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Shallotjwwaterhouse

by William Waterhouse

"The Lady of Shalott" is a Victorian ballad by the English poet Alfred, Lord Tennyson. It is loosely inspired by Elaine of Astolat.

DescriptionEdit

The Lady of Shalott lives in an island castle in a river which flows to Camelot, but little is known about her by the local farmers. She suffers from a mysterious curse, and must continually weave images on her loom without ever looking directly out at the world. Instead, she looks into a mirror which reflects the busy road and the people of Camelot which pass by her island.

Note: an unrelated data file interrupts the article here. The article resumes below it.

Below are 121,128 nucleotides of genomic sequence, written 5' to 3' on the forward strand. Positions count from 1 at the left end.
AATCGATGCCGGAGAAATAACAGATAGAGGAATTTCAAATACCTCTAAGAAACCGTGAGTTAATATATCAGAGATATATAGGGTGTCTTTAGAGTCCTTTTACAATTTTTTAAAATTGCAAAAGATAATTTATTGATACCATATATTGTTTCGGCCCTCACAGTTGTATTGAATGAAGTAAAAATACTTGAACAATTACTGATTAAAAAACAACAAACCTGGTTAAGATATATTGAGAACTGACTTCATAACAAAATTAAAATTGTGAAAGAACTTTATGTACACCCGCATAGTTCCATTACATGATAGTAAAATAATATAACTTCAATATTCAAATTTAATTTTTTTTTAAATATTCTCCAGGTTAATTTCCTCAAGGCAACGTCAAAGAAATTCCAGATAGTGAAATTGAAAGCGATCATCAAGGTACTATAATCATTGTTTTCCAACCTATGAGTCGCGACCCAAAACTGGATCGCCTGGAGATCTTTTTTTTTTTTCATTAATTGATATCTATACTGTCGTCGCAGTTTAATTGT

The reflected images are described as "shadows of the world", a metaphor that makes clear that they are a poor substitute for seeing directly ("I am half-sick of shadows".) Lancelot rides by and is seen by the lady. She stops weaving and looks out of her window toward Camelot, bringing about the curse. She leaves her tower, finds a boat upon which she writes her name, and floats down the river to Camelot. She dies before arriving at the palace. Among the knights and ladies who see her is Lancelot, who thinks she is lovely.

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